Due to the emergency nature of the clinical setting, that is, bleeding during or after surgery, all patients included in the study will be incapable of providing informed consent at the time treatment is required. Furthermore, delays brought about by obtaining surrogate consent can be severely detrimental to patient well-being. Moreover, this bleeding complication occurs infrequently (approximately 5% of cases) and cannot be reliably predicted before surgery, and a requirement to obtain prior consent from patients would make it impracticable to conduct the study. The study compares two fibrinogen replacement sources that are currently within the standard of care for this surgical procedure in patients who have consented to receiving blood transfusions, requires no additional interventions outside of standard clinical care and therefore poses only minimal risk to patients. For the reasons outlined, the study therefore meets the criteria stated in Article 3.7A of the 2014 Tri-Council Policy Statement on the Ethical Conduct for Research Involving Humans that define situations where exceptions to obtaining prior consent are warranted. As per these criteria, written informed consent for follow-up and use of the patients’ data will be obtained as soon as possible after randomisation. If the patient is not capable of providing informed consent, consent will be sought from the surrogate decision-maker. Patients will then be revisited every few days up to postoperative day 28 to obtain their direct consent where possible. Waiver of patient consent at time of randomisation allows efficient inclusion of a large number of bleeding patients and minimises postrandomisation drop-outs; this is a novelty of the study design and an approach not commonly used in bleeding surgical patients.

At completion of the study, and in accordance with the relevant guidelines, the Sponsor/Investigator will prepare a clinical study report to report the outcomes of the study and may publish the data in their entirety as a multicentre dataset. We intend to disseminate the findings of the study in a timely fashion at international scientific meetings and will publish our findings in the scientific/medical literature.

Patient and public involvement

Patients and the public were not involved in the design of the study.


This protocol for the phase III FIBRES trial describes a multicentre, randomised, non-inferiority study comparing the use of fibrinogen concentrate versus cryoprecipitate as active control in the treatment of acquired hypofibrinogenaemia in patients undergoing CPB cardiac surgery. The study has a number of strengths. First, it uses a pragmatic approach and treatment algorithm that align with standard clinical practice. This increases the likelihood of protocol adherence and also increases generalisability by ensuring that the study has direct clinical relevance to current treatment practice. Second, the waiver of patient consent prior to treatment improves study feasibility (cost and time) and minimises postrandomisation drop-outs. Third, use of an active control group ensures that all randomised patients receive fibrinogen supplementation according to clinical need. Fourth, the enrolment of approximately 1200 patients represents the largest randomised controlled trial in this setting to date.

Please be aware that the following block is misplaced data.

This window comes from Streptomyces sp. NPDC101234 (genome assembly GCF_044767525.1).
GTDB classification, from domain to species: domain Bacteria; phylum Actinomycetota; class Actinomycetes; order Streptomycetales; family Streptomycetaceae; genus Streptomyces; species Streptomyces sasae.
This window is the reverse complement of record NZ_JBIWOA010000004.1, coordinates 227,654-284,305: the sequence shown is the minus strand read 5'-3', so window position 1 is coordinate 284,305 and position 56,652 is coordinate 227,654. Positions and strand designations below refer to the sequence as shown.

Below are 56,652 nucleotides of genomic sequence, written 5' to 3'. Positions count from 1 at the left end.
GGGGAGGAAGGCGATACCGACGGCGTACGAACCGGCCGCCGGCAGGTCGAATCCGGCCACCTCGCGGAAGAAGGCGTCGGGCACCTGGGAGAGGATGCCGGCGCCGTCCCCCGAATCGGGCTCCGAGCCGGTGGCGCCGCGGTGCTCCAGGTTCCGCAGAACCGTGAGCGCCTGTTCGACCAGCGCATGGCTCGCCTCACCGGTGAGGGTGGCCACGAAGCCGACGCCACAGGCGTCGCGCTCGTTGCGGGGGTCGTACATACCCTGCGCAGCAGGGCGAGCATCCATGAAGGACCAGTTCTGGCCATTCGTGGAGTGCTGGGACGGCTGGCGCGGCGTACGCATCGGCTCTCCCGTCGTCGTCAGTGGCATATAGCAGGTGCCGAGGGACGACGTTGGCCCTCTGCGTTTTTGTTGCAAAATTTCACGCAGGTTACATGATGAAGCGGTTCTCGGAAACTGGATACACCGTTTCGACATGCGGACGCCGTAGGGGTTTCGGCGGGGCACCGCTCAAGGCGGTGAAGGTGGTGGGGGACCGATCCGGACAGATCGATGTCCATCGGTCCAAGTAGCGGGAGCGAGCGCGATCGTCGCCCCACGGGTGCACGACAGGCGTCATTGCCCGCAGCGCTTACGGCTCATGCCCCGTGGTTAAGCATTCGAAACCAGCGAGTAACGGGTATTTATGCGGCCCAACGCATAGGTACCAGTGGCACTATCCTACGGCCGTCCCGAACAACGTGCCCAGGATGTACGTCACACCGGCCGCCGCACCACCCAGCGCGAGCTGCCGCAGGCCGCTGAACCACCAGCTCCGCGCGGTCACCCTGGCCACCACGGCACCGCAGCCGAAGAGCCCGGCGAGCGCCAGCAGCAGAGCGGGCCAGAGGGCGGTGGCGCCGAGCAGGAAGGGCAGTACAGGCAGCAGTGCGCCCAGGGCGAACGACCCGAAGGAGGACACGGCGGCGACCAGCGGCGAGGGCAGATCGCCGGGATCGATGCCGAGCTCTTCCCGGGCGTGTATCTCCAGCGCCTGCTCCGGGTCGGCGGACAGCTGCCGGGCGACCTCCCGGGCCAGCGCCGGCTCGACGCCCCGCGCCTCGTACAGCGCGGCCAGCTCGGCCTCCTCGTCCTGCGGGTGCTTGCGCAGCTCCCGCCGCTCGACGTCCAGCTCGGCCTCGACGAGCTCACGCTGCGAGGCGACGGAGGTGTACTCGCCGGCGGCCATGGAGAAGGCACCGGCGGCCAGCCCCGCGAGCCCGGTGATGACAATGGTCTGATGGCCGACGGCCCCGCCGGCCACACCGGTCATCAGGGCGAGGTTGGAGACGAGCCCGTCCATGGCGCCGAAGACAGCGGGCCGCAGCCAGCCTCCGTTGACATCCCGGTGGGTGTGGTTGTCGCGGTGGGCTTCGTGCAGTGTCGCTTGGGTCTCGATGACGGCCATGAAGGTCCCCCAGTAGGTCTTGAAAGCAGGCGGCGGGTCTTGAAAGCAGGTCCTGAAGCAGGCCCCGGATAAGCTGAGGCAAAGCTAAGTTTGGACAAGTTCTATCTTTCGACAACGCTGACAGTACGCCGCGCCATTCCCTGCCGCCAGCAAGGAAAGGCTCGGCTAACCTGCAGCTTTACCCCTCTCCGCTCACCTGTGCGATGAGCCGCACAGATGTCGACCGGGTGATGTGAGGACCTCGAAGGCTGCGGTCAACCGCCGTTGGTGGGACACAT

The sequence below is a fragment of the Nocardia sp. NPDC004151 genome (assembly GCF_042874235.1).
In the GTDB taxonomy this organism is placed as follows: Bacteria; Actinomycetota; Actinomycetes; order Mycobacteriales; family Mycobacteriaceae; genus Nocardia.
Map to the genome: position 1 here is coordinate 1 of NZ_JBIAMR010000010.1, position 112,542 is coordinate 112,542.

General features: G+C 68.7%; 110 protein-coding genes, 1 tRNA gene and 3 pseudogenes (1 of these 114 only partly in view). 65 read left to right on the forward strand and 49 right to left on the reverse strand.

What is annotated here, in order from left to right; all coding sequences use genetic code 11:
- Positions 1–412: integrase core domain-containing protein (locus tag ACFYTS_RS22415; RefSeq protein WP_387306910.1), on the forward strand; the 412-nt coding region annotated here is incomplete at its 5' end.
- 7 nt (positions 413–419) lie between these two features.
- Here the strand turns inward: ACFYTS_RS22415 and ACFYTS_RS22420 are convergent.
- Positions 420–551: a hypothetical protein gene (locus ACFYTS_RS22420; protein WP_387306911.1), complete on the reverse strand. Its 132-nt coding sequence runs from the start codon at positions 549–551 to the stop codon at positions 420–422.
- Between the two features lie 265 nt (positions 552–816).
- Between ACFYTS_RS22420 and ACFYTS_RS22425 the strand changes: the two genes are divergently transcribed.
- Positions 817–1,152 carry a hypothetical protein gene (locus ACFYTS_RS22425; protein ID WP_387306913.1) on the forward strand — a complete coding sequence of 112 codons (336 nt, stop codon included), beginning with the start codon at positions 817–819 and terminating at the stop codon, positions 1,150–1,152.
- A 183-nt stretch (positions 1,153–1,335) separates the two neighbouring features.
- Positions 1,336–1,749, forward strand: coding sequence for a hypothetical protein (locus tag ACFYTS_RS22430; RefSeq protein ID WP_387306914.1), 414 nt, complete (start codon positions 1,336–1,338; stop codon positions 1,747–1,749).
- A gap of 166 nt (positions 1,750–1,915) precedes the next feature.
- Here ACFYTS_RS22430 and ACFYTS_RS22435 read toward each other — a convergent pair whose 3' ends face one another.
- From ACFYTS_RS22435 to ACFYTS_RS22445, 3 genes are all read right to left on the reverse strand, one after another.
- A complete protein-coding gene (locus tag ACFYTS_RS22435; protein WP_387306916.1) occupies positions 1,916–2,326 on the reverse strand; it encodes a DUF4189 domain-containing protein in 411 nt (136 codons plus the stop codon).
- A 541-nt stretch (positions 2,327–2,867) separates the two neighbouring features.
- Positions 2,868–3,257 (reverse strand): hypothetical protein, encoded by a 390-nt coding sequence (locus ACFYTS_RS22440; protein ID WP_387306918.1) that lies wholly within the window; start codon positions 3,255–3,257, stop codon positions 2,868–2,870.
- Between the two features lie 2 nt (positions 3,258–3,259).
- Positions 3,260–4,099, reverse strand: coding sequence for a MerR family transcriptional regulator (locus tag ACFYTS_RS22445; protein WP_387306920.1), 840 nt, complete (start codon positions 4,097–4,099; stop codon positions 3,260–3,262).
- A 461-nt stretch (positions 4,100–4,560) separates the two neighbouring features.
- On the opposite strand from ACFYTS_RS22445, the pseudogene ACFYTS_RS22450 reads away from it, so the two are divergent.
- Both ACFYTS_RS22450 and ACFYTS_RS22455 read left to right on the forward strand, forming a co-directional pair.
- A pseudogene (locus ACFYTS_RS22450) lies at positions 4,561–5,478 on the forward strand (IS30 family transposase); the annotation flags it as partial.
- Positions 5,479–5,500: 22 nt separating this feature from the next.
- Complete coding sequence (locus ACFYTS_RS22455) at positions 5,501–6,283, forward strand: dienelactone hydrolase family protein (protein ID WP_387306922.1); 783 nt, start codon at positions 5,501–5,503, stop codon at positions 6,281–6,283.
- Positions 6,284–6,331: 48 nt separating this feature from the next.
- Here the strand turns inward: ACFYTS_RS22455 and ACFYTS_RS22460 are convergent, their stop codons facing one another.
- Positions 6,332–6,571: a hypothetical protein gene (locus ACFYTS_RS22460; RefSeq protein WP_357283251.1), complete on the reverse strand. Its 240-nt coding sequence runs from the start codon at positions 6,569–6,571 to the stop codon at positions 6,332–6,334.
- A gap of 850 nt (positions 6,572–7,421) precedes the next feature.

This study in bleeding cardiac surgical patients aims to show efficacy non-inferiority of fibrinogen concentrate, a highly purified fibrinogen product that has improved safety, ease of administration, and a predictable and robust effect on fibrinogen levels, when compared with cryoprecipitate. A finding of non-inferiority would support the use of this purified fibrinogen concentrate as an appropriate option for fibrinogen supplementation in acquired hypofibrinogenaemia. Ultimately, the results of this trial are likely to improve the care of cardiac surgical patients experiencing significant bleeding, an understudied yet high-risk population.


Editorial assistance was provided by Portland Medical Communications Ltd.


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  • Contributors Conception and design: KK, JC. Preparation of the first draft of the manuscript: KK. Critical revision of the manuscript for important intellectual content: KK, JC, VR, NH, MEF, MAC, DCS. Read and approved the final version of the manuscript to be published: KK, JC, VR, NH, MAF, MAC, DCS.

  • Funding This work was supported by Octapharma AG through an unrestricted grant for study conduct and the provision of fibrinogen concentrate. Cryoprecipitate was provided by Canadian Blood Services.

  • Competing interests KK has received support for research and/or honoraria from Octapharma. JC has received support for research through peer-reviewed grants from Canadian Blood Services. NH is the Research Director for the McMaster Centre for Transfusion Research, which receives funding support from Canadian Blood Services and Health Canada. The remaining authors have no competing interests or conflicts to declare.

  • Patient consent Not required.

  • Ethics approval UHN.

  • Provenance and peer review Not commissioned; externally peer reviewed.